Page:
In response to the shootings at Umpqua Community College in Roseburg, Ore., on October 1, which took the lives of ten people including the shooter, President Barack Obama on October 2 ordered United States flags to be lowered to half-staff. Flags are to remain lowered until sunset October 6. Connecticut Governor Dannel P. Malloy followed suit, saying that state flags in will also be lowered until sunset Tuesday.
In expressing his grief and frustration over yet another mass gun shooting, President Barack Obama, in a speech Thursday evening, challenged news media to compare the number of US citizens killed by terrorism versus those killed by gun violence, each year. The President’s remarks were in response to shootings at Umpqua Community College in Roseburg, Ore., earlier that day, which left multiple people dead and wounded. President Obama pointed out the disparity of funds spent to protect Americans — and rightly so, he added — from relatively few terrorist attacks, as compared to what is spent on preventing gun violence.
Following a 40-minute public hearing September 30 dominated by two local officials suggesting several late adjustments to Newtown’s constitutional document, the Charter Revision Commission initiated some of those changes and voted to send a final draft to the Legislative Council for its own hearing and review process. The panel received kudos for their efforts, which included a charge to overhaul the entire document with a goal of making it more relevant and user-friendly for both Newtown’s citizens and the many local government agencies and policies serving them. Following the hearing, commissioners convened a planned meeting to complete any final adjustments to the draft. Mr Capeci said that the panel was able to act on the advice or requests of some of the hearing participants.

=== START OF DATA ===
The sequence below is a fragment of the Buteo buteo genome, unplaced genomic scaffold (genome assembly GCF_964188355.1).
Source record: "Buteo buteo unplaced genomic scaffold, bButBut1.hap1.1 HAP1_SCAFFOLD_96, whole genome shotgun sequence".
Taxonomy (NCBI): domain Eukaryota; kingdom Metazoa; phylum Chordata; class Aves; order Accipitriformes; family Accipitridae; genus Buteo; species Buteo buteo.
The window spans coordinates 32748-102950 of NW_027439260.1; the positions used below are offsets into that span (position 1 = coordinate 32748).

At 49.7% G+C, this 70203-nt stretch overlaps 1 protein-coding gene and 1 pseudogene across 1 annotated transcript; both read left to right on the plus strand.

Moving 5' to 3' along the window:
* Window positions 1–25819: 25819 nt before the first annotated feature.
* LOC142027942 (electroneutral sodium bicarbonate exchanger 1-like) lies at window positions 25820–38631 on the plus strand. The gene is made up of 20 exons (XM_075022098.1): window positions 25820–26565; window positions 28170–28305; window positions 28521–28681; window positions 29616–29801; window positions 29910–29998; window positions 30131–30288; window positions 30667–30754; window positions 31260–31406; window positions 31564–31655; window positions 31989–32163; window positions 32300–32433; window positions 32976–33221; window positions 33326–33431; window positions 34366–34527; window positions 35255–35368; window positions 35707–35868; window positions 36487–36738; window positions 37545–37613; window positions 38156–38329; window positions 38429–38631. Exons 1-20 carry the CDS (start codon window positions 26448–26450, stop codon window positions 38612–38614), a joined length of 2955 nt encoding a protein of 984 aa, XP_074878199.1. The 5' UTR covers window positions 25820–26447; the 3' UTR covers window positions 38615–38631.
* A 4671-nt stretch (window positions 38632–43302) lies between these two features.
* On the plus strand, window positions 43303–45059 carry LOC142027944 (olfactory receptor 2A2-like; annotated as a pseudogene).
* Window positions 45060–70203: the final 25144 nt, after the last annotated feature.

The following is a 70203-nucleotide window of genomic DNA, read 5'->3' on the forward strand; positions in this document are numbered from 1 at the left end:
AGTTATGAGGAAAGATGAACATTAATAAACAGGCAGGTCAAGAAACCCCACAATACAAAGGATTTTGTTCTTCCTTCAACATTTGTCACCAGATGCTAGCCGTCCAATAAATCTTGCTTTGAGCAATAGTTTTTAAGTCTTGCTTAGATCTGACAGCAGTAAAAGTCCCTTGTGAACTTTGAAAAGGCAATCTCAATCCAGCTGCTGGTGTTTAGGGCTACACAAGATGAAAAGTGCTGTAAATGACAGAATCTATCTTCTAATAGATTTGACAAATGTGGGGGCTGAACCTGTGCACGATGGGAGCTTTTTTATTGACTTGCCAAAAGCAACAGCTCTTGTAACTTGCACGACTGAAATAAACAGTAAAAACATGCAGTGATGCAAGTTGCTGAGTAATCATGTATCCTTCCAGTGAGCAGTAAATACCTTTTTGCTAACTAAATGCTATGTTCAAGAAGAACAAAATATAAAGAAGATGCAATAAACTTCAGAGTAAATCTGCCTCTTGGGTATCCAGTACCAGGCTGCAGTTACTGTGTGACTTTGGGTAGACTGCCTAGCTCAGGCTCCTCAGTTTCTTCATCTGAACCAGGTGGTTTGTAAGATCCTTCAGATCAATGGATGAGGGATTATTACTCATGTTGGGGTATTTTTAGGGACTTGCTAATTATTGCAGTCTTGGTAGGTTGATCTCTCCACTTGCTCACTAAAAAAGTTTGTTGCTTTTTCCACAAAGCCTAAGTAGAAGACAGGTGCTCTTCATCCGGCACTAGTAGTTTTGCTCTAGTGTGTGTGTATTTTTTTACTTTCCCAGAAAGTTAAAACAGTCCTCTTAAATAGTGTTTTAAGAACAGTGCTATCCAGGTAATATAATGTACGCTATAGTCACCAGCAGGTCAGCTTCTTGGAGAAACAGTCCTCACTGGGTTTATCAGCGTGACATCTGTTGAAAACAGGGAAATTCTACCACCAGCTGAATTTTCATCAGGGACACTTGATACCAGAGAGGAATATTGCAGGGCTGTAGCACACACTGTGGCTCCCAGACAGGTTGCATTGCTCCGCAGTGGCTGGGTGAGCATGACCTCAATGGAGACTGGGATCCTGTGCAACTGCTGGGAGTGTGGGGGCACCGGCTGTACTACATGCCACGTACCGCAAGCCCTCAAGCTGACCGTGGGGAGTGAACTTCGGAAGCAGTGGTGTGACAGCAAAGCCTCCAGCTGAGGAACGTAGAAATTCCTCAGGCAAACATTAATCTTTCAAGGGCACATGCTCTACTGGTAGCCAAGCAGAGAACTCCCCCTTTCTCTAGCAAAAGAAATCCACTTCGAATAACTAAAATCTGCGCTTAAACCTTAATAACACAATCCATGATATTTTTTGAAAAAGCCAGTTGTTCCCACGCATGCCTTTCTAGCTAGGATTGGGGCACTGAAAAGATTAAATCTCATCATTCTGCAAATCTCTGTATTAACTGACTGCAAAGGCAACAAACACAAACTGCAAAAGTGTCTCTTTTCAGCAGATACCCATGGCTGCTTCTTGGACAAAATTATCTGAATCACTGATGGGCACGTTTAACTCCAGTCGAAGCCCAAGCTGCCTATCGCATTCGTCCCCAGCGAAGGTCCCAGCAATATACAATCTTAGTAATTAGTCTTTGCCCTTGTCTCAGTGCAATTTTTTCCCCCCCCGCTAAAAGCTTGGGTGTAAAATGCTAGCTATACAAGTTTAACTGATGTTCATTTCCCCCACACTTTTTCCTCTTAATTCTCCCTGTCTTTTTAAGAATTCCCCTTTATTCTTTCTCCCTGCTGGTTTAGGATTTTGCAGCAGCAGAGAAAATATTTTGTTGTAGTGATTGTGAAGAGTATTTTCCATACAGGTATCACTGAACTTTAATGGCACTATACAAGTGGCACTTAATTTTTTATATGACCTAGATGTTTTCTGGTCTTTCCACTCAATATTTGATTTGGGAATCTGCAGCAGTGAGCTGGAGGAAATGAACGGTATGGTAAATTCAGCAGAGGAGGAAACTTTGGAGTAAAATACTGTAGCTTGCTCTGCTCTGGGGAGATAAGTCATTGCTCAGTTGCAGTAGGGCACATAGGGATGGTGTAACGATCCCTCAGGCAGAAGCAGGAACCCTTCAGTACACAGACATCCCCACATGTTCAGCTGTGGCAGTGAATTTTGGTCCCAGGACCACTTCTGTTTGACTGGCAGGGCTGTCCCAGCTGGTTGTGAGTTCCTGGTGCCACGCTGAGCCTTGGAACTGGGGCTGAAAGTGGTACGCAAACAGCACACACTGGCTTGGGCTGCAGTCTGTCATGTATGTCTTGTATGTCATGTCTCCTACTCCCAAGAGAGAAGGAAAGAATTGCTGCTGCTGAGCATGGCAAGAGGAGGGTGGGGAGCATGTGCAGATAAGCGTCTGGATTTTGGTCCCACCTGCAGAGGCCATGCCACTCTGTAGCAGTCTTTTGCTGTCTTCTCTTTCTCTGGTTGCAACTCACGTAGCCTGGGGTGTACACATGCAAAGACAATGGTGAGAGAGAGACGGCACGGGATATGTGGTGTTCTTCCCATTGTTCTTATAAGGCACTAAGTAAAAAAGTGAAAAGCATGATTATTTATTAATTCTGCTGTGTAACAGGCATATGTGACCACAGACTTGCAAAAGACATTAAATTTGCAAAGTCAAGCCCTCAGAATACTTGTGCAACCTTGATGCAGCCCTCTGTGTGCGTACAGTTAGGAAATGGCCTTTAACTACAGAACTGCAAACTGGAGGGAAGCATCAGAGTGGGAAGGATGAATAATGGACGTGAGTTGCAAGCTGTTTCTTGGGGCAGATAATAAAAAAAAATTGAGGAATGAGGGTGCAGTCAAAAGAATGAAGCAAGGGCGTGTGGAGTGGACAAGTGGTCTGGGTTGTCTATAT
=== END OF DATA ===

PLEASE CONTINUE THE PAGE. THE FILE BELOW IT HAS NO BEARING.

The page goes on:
While a public survey gauging community opinions on developing a new community center will be available until midnight on October 10, a series of public question and answer sessions providing members of an appointed panel on the planned project a chance to hear residents’ opinions and thoughts are continuing. A growing number of residents are taking an online survey that will remain available until midnight October 10.
Newtown’s Recovery and Resiliency Team is inviting residents to a Trauma Stewardship workshop intended for the Newtown/Sandy Hook community, along with anyone who has served or participated in the healing and recovery efforts. The free event will be October 16 at the Knights of Columbus Building at St Rose Church.
According to a release from the firm involved in a lawsuit against the manufacturer, distributor, and seller of the Bushmaster assault rifle used in the shooting at Sandy Hook Elementary School, a federal district court has handed an important victory to the ten Sandy Hook families who are plaintiffs. In a short order issued September 30, the Court ruled that the families’ lawsuit should proceed in Connecticut state court, where it was initially filed. Shortly after the families filed suit last year, Bushmaster removed the case to federal court. Bushmaster argued that a federal law granting broad immunity to the gun industry provided a basis to dismiss the plaintiffs’ case against Riverview Sales, the store that sold the Bushmaster assault rifle.
Following the SOS (Support Our Schools) meeting on Monday, September 28, at Reed Intermediate School, campaign Co-Founder Kristen Bonacci said the event was an informational meeting and forum for the community to hear about upcoming events and ways to get involved.
“It was also to help people know that SOS is no longer just about Hawley,” said Ms Bonacci. “It is about the entire town and being involved in the upcoming budget.”
Fairfield Hills Authority members Monday argued procedure for more than 30 minutes before voting to decline to engage in negotiating a lease agreement with US HealthVest, a psychiatric health care facility.
In past months US HealthVest President and CEO Richard A. Kresch, MD, had submited a letter of intent to occupy space on the Fairfield Hills campus and tear down Norwalk Hall, where the company hoped to build an approximately 100-bed hospital. Dr Kresch had attended Monday’s meeting on September 28.